Are Amino Acids worth it?
Hello everyone! Today I am going to touch on a very popular and controversial topic…. Supplements. Yes, we know supplements are constantly discussed and sometimes an argued topic in the fitness community. There are many thousands of supplements with thousands of brands, and you are always seeing adds for them. Facebook, Instagram, and Twitter are full of companies that showcase their products and even give certain “influencers” free supplies and push to attempt to get your purchase. Are supplements worth the hefty price tag that usually accompany them? Do they actually work? Can you trust the ingredients in them? All of these are great questions and I am going to answer them to the best of my ability. There are in fact some supplements that help your performance in the gym and of course supplements that are a huge waste of money and provide little to no effect on your performance or health.
I am going to start this list off with (in my personal opinion) the biggest argued supplement offered, AMINO ACIDS! If there is a supplement that has been questioned time and time again, it’s this one. First let me explain what an amino acid is and what it does. Amino acids are compounds found in your body that do a number of different things. They are critical for the process of protein synthesis (process in which cells make proteins.) They are also needed for synthesis of hormones and neurotransmitters. There are a few different types of amino acids, but we will stick to the ones that supplements companies push the most, Branch Chain Amino Acids and Essential Amino Acids. There are nine amino acids that are considered to be essential. Histidine, isoleucine, leucine, lysine, methionine, phenylalanine, threonine, tryptophan and valine. Your body needs all nine of these to create a complete protein. Branch Chain Amino Acids or BCAAs supplements only contain 3 of these 9 (leucine, isoleucine, and valine). While EAAs (Essential Amino Acids) contain all 9 essential amino acids. Your body unfortunately does not make any of these amino acids, meaning that you have to obtain them through your diet. Types of food that contain all nine essential proteins are meat, seafood, poultry, eggs, and dairy products.
Now having a general idea of what amino acids are and their function, should we take an amino supplement? If you are obtaining the correct amount of protein through your diet, then these supplements are not needed. The recommend protein intake is 0.8 grams per kg of body weight and upwards of 2 grams per kg if you consistently exercise or weight train. I am 275 pounds and lift weights intensely on a regular basis, so I need roughly 240 grams of protein daily. If I meet that protein goal my body will have all the amino acids I need to function properly and recover from training. In a study from 2018, it was shown that the addition of BCAA supplementation may have helped combat muscle soreness but had little to no effect on athletic performance. The study states that BCAAs may have a trivial effect on muscle maintenance during isometric style training, it did not improve dynamic style training. It continues to conclude that if a diet 1.2 grams of protein per kilogram of body weight per day that the effects of BCAAs a negligible. Another study shows that BCAAs alone are not effective due to the lack of all nine EAAs. A study from 2010 stated consumption of EAAs with Protein may prevent muscle catabolism after heavy resistance exercise. That study also stated that the combination of EAAs with Protein could provide results, but EAAs without the presence of protein showed little to no effect.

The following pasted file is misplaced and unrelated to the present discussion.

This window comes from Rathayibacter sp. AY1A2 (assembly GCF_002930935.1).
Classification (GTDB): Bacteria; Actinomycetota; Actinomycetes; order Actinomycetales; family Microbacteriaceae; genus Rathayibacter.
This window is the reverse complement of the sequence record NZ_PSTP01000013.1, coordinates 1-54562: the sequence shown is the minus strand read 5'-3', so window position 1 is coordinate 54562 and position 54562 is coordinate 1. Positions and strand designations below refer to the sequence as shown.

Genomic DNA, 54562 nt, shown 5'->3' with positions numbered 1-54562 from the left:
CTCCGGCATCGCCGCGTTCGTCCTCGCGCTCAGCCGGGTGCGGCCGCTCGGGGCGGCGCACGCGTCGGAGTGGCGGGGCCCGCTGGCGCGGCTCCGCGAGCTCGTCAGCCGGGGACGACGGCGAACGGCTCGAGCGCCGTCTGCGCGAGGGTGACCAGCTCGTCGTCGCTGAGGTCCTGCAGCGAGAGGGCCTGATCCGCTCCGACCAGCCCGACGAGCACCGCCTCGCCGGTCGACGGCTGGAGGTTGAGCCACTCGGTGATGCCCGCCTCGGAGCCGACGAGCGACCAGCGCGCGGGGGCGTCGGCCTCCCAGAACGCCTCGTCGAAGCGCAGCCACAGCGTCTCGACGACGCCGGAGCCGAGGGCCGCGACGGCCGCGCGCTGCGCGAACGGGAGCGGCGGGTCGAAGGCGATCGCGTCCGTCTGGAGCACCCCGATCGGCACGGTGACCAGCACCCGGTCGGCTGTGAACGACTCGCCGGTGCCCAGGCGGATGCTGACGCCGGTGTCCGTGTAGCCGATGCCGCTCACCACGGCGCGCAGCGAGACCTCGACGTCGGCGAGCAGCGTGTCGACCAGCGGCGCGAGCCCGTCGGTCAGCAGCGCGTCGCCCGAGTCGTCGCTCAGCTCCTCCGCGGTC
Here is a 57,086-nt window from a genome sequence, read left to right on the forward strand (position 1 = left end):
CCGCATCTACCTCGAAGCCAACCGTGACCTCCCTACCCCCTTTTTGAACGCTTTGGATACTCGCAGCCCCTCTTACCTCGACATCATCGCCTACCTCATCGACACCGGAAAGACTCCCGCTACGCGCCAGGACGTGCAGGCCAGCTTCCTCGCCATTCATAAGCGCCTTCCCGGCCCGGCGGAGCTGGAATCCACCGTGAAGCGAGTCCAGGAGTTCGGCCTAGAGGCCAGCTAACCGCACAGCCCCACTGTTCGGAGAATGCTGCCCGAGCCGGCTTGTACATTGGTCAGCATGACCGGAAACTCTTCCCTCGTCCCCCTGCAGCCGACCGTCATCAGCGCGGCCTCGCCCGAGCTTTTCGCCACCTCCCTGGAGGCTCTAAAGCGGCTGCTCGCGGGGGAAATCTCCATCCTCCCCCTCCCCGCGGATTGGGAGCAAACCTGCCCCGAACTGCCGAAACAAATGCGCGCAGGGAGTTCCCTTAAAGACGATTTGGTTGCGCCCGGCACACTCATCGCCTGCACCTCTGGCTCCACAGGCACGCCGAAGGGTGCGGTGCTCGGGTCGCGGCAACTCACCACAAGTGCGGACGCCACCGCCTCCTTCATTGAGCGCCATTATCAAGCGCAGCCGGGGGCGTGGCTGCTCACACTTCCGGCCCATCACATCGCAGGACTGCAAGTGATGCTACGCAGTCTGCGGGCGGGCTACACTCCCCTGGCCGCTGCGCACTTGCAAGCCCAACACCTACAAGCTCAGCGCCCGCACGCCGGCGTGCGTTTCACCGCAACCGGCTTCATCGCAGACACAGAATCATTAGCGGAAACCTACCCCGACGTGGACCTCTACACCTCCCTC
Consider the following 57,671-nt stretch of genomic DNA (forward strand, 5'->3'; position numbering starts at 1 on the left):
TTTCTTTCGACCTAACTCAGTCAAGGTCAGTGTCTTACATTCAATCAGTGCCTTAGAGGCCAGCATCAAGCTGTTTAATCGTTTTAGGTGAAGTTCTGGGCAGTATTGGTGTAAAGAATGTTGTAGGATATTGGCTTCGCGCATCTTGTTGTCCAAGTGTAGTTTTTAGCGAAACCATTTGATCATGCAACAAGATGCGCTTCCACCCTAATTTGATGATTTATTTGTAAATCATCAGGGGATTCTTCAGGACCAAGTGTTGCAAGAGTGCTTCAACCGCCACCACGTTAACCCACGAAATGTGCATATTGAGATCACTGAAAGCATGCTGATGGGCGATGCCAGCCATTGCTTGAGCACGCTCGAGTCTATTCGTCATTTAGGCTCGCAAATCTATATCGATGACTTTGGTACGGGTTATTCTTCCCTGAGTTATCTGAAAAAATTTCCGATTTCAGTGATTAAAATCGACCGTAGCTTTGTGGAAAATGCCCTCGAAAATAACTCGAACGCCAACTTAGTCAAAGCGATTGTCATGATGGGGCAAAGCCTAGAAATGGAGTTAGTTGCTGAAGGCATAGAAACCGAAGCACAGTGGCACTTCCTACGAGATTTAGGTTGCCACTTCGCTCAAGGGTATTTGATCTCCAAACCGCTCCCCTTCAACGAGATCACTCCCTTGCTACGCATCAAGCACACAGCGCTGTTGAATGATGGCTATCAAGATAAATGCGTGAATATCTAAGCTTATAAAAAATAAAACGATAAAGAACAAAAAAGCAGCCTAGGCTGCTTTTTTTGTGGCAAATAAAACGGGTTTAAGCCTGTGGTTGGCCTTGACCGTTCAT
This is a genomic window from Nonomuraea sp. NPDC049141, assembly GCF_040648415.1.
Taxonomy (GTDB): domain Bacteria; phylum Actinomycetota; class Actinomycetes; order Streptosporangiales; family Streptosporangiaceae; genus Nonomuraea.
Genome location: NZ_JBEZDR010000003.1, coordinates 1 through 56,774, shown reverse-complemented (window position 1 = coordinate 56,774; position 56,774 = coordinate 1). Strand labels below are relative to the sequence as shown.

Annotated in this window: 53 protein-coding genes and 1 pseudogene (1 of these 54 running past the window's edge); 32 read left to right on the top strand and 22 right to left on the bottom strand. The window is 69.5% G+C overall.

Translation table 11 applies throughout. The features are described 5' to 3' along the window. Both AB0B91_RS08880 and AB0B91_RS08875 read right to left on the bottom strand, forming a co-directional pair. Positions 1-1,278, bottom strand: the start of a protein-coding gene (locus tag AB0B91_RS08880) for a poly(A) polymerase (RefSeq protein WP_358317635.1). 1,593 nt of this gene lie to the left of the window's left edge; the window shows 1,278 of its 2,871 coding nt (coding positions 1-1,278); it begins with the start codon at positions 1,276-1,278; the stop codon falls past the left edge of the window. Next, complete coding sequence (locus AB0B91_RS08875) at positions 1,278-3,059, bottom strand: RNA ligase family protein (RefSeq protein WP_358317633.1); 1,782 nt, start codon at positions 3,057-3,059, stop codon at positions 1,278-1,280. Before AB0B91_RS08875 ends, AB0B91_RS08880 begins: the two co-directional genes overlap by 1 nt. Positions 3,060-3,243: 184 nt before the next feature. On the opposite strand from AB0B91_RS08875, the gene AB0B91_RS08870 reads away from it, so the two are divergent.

Take all of that information as you please. I personally would not recommend either BCAAs or EAAs. BCAAs have been tested to have little to no effect on training. EAAs may work if taken with protein, but not enough to justify the $40-$50 a month you will spend for marginal gains. Thanks for reading!
VanDusseldorp TA, Escobar KA, Johnson KE, et al. Effect of Branched-Chain Amino Acid Supplementation on Recovery Following Acute Eccentric Exercise. Nutrients. 2018;10(10):1389. Published 2018 Oct 1. doi:10.3390/nu10101389
Jackman, S., Witard, O., Philp, A., Wallis, G., Baar, K., & Tipton, K. (2017, May 24). Branched-Chain Amino Acid Ingestion Stimulates Muscle Myofibrillar Protein Synthesis following Resistance Exercise in Humans. Retrieved July 08, 2020, from https://www.frontiersin.org/articles/10.3389/fphys.2017.00390/full
Hulmi, J.J., Lockwood, C.M. & Stout, J.R. Effect of protein/essential amino acids and resistance training on skeletal muscle hypertrophy: A case for whey protein. Nutr Metab (Lond) 7, 51 (2010). https://doi.org/10.1186/1743-7075-7-51
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